Are 15-year-olds stupid about money?
Probably not all of them. But if some are smart, where are they the smartest? We'll find out this summer when the results of a big international survey of financial knowledge among 15-year old students is released by the Organization for Economic Cooperation and Development. It's the first large-scale international study of its kind.
The survey is based on test results from 18 countries. Besides the United States and a collection of European nations, the findings will include places as diverse as Russia, China, Israel and Colombia.
"It's the first time we'll have a look across a pretty wide set of international data," said Ted Beck, president of the National Endowment for Financial Education. "Of course, we can't predict where we'll rank."
The U.S. typically doesn't do well in these kinds of comparisons. Last year when the international results for math and science were released, the US basically got a C minus.
And we're likely to get our clock cleaned again. Maybe by Australia. It has personal finance as part of its school curriculum. Some in the U.S. have argued for it, but it hasn't happened. It could get more embarrassing, though, if historically communist-type countries like Russia and China finish ahead of our capitalist youth.
Despite the risk of egg-on-face, the test at least may prod a somewhat complacent nation into recognizing money is a big part of our lives—even if we spend very little time learning about it.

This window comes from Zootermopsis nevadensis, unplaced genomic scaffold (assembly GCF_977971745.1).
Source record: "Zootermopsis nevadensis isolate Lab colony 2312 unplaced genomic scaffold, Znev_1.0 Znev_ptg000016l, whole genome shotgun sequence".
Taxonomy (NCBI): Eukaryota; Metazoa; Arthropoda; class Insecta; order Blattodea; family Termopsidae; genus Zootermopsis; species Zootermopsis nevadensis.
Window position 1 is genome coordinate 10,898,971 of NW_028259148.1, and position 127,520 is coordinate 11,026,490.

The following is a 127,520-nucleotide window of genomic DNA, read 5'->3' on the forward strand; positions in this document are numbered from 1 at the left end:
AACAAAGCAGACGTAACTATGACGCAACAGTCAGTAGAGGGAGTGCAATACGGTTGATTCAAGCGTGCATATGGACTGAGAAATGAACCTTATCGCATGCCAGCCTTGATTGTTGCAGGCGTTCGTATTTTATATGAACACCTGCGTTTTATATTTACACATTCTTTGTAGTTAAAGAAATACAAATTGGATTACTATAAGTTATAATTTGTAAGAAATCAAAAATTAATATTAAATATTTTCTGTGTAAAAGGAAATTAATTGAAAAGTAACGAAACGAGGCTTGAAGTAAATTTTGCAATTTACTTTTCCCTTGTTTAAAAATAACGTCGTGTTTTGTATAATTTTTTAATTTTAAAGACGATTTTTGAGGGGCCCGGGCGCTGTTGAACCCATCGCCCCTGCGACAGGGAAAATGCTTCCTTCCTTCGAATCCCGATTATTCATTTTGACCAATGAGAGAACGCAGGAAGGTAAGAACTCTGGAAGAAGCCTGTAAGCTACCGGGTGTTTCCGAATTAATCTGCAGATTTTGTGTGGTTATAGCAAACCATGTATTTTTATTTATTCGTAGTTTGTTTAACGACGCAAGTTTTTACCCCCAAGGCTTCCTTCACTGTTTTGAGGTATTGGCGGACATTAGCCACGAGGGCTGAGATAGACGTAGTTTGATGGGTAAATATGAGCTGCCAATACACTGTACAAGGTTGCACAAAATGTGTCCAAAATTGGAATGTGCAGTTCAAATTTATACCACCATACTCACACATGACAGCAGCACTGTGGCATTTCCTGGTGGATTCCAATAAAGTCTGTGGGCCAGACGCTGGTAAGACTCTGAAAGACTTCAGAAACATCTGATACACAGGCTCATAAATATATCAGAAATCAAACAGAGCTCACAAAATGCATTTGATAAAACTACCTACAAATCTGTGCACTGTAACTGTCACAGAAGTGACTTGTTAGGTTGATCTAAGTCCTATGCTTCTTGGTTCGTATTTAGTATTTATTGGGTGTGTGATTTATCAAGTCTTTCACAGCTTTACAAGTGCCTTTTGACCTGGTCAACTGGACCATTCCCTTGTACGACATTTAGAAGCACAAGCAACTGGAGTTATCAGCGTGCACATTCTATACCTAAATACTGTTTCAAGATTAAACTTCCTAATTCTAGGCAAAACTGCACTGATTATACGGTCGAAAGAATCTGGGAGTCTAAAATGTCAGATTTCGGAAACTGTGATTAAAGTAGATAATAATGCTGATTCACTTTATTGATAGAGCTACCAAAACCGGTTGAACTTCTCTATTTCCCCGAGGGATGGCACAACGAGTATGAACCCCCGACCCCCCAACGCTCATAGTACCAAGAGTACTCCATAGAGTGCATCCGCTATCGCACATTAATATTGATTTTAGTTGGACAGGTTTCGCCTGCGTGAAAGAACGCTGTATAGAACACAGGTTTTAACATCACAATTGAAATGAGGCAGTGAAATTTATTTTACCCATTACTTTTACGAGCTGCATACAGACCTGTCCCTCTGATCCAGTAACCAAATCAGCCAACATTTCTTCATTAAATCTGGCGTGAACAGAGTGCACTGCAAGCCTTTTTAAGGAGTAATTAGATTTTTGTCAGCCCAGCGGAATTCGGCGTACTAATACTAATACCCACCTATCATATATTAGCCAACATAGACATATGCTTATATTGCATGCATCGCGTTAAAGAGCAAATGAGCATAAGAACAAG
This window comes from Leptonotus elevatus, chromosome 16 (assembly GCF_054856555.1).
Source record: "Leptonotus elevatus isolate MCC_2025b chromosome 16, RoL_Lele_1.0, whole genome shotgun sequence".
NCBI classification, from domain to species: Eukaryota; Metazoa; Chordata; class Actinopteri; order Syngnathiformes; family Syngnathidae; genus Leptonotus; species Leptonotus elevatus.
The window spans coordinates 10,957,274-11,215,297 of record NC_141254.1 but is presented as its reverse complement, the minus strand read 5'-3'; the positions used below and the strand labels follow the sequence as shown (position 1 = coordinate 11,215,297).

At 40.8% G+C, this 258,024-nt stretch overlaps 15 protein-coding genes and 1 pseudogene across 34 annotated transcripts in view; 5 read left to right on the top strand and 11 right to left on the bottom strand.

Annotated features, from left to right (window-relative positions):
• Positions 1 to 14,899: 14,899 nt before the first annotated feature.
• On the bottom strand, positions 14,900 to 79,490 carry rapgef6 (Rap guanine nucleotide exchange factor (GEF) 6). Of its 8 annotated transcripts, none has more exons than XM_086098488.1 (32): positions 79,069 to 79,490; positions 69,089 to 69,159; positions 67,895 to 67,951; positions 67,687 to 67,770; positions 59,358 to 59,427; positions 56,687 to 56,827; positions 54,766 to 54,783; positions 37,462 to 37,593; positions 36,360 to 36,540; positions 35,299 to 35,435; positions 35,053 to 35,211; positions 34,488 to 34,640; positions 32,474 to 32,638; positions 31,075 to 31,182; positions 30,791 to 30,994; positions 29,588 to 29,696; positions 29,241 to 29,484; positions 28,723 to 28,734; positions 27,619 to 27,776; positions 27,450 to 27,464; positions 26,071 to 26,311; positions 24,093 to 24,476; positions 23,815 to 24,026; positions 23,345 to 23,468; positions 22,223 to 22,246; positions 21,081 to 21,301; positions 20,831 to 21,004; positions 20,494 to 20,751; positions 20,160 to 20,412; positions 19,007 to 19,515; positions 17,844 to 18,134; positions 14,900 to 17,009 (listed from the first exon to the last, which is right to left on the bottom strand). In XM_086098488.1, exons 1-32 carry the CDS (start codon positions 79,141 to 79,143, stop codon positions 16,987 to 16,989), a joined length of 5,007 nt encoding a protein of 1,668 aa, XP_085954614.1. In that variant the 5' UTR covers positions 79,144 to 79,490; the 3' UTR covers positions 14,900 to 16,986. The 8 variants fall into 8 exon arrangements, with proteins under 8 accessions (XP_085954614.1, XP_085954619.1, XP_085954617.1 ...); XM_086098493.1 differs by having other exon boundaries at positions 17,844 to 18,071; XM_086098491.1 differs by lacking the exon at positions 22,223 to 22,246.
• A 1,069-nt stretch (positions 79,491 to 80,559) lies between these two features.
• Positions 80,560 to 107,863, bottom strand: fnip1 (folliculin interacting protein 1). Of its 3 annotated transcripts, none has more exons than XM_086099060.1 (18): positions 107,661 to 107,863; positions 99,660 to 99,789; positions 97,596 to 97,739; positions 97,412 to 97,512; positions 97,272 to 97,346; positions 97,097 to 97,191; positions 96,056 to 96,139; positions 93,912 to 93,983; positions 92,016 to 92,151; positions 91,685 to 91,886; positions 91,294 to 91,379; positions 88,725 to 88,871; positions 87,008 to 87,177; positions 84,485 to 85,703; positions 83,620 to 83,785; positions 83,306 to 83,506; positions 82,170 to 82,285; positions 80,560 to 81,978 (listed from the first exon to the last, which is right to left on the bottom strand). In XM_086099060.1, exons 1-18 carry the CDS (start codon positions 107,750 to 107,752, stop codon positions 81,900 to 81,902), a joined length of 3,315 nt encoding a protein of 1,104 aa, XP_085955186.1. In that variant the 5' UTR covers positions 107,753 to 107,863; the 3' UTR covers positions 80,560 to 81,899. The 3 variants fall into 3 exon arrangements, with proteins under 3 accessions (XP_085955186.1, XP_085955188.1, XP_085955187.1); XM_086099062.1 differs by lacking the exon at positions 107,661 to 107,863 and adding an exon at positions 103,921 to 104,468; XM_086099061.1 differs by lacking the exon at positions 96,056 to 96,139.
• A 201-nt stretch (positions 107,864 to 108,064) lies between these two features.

"A lot of countries have pretty dedicated financial programs (in education), but we don't," said Beck. "This survey will probably give us something to work on."
Indeed, beyond country-to-country comparisons about personal finance acumen among students, it will also provide information on demographic, gender and cultural difference.
There will be "a richness of results," said Annamaria Lusardi, a professor at George Washington University who is chairing the OECD committee compiling the test results. The committee is made up of various academics and government officials from treasury departments and central banks around the world.
No, she wouldn't even give a hint about the results and possible outcomes. But she does hope there will be debate about them once they are released July 9.
"Like reading and writing, financial literacy is an essential skill that people need in society," she said in an interview. "In the U.S. it's particularly important, especially in high school. This is where they are making one of the most important decisions in their life, whether to invest in their education."